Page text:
Refrigerant Overcharge

 
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Old 11-04-2010, 10:23 PM   #41
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Re: Refrigerant Overcharge


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Originally Posted by beenthere View Post
You posted that you had a system that had other problems besides being overcharged.

So the overcharge didn't cause the freeze/ice up.
What's the first thing that starts to happen when you overcharge a system?

Does the suction line not drop in temperature? Does frost not start forming on the suction line and suction line service valve? If you don't know, try it next time you have a tank of refrigerant hooked up to a system.

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Old 11-05-2010, 12:46 AM   #42
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Re: Refrigerant Overcharge


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No one said anything about freezing the evaporator. No, an overcharged unit cannot freeze up at the evaporator.

Overcharged units can freeze up along the suction line, at the suction port service valve, accumulator and recip compressors.

After an evap coil freezes up from low air flow; what happens? There is no load on the refrigerant so the normally correct charge becomes an overcharge for the now changed indoor coil air flow. So even in this case, it is the system acting as an overcharged system that causes the outdoor unit components to freeze up. This is what Tranes Snoball was all about.
First off, I was wrong about saying evaporator but none the less I am only expressing a specific point. The first point is that the forum that this was currently posted in is residential. So with that taken into fact, in residential evaporator suction pressure's are above freezing temperature. In the case of an overcharge in a unit with no other problems, the pressure will only go up. Even with saturated liquid flooding back to the compressor, boiling or not , there would not be any freezing due to the high suction pressure caused by the overcharge. Now I would say that you are 100% right about freezing up suction lines, service valves etc. if there was another underlying problem. Also your are 100 % correct that this would happen in refrigeration where a DX coil floods back and suction pressures below freezing would allow iceing as you described. You all seem very knowledgable and Im not saying your wrong I was only considering where the post was posted and by the amount of knowledge of the original poster I highly doubt hes working with 20 ton split system in a freezer.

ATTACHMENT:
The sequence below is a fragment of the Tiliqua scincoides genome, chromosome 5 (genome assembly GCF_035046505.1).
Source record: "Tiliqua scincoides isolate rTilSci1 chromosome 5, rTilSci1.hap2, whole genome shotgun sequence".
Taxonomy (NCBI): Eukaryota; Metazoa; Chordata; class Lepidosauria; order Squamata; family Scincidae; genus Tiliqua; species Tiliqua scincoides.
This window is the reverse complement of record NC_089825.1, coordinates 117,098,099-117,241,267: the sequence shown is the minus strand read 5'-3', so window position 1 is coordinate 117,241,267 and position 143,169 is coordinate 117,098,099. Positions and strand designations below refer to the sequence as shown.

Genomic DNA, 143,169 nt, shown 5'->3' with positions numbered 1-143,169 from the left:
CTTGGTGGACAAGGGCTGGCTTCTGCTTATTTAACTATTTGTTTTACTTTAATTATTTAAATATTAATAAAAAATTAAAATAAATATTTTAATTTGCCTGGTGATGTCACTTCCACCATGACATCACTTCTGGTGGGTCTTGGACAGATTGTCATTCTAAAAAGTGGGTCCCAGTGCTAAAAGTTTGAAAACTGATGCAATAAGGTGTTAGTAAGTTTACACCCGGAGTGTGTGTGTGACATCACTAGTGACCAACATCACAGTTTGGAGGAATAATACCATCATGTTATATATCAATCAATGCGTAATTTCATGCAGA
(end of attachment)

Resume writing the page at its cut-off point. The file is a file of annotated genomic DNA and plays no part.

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Old 11-05-2010, 01:42 AM   #43
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Re: Refrigerant Overcharge


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First off, I was wrong about saying evaporator but none the less I am only expressing a specific point. The first point is that the forum that this was currently posted in is residential. So with that taken into fact, in residential evaporator suction pressure's are above freezing temperature. In the case of an overcharge in a unit with no other problems, the pressure will only go up. Even with saturated liquid flooding back to the compressor, boiling or not , there would not be any freezing due to the high suction pressure caused by the overcharge. Now I would say that you are 100% right about freezing up suction lines, service valves etc. if there was another underlying problem. Also your are 100 % correct that this would happen in refrigeration where a DX coil floods back and suction pressures below freezing would allow iceing as you described. You all seem very knowledgable and Im not saying your wrong I was only considering where the post was posted and by the amount of knowledge of the original poster I highly doubt hes working with 20 ton split system in a freezer.